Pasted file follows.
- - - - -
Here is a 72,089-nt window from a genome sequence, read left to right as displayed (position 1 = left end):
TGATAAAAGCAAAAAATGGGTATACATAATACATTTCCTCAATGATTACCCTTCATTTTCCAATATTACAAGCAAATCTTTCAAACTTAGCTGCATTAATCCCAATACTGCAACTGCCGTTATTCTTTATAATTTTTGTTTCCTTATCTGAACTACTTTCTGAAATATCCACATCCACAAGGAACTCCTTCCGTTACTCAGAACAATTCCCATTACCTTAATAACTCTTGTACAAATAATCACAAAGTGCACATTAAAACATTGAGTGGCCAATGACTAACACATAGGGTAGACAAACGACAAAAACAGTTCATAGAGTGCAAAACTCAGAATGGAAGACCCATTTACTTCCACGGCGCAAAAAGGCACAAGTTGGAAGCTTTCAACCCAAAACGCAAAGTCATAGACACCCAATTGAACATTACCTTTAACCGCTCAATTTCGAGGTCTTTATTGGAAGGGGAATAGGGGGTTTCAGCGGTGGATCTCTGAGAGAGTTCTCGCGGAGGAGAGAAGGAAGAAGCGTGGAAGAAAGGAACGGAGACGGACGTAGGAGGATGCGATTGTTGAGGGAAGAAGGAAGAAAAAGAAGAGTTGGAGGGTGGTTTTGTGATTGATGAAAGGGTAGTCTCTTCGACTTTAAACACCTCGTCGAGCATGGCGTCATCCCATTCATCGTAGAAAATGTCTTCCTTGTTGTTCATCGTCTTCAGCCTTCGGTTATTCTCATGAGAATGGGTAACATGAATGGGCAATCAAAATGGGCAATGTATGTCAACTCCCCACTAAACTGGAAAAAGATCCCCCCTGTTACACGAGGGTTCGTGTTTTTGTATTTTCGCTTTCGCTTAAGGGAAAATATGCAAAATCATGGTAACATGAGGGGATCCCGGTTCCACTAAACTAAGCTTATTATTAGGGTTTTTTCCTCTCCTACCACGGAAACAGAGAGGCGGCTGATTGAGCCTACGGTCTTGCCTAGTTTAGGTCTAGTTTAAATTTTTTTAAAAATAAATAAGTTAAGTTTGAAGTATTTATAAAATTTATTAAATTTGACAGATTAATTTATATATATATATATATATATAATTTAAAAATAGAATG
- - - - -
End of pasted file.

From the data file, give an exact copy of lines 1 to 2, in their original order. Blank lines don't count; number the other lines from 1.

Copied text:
Here is a 72,089-nt window from a genome sequence, read left to right as displayed (position 1 = left end):
TGATAAAAGCAAAAAATGGGTATACATAATACATTTCCTCAATGATTACCCTTCATTTTCCAATATTACAAGCAAATCTTTCAAACTTAGCTGCATTAATCCCAATACTGCAACTGCCGTTATTCTTTATAATTTTTGTTTCCTTATCTGAACTACTTTCTGAAATATCCACATCCACAAGGAACTCCTTCCGTTACTCAGAACAATTCCCATTACCTTAATAACTCTTGTACAAATAATCACAAAGTGCACATTAAAACATTGAGTGGCCAATGACTAACACATAGGGTAGACAAACGACAAAAACAGTTCATAGAGTGCAAAACTCAGAATGGAAGACCCATTTACTTCCACGGCGCAAAAAGGCACAAGTTGGAAGCTTTCAACCCAAAACGCAAAGTCATAGACACCCAATTGAACATTACCTTTAACCGCTCAATTTCGAGGTCTTTATTGGAAGGGGAATAGGGGGTTTCAGCGGTGGATCTCTGAGAGAGTTCTCGCGGAGGAGAGAAGGAAGAAGCGTGGAAGAAAGGAACGGAGACGGACGTAGGAGGATGCGATTGTTGAGGGAAGAAGGAAGAAAAAGAAGAGTTGGAGGGTGGTTTTGTGATTGATGAAAGGGTAGTCTCTTCGACTTTAAACACCTCGTCGAGCATGGCGTCATCCCATTCATCGTAGAAAATGTCTTCCTTGTTGTTCATCGTCTTCAGCCTTCGGTTATTCTCATGAGAATGGGTAACATGAATGGGCAATCAAAATGGGCAATGTATGTCAACTCCCCACTAAACTGGAAAAAGATCCCCCCTGTTACACGAGGGTTCGTGTTTTTGTATTTTCGCTTTCGCTTAAGGGAAAATATGCAAAATCATGGTAACATGAGGGGATCCCGGTTCCACTAAACTAAGCTTATTATTAGGGTTTTTTCCTCTCCTACCACGGAAACAGAGAGGCGGCTGATTGAGCCTACGGTCTTGCCTAGTTTAGGTCTAGTTTAAATTTTTTTAAAAATAAATAAGTTAAGTTTGAAGTATTTATAAAATTTATTAAATTTGACAGATTAATTTATATATATATATATATATATAATTTAAAAATAGAATG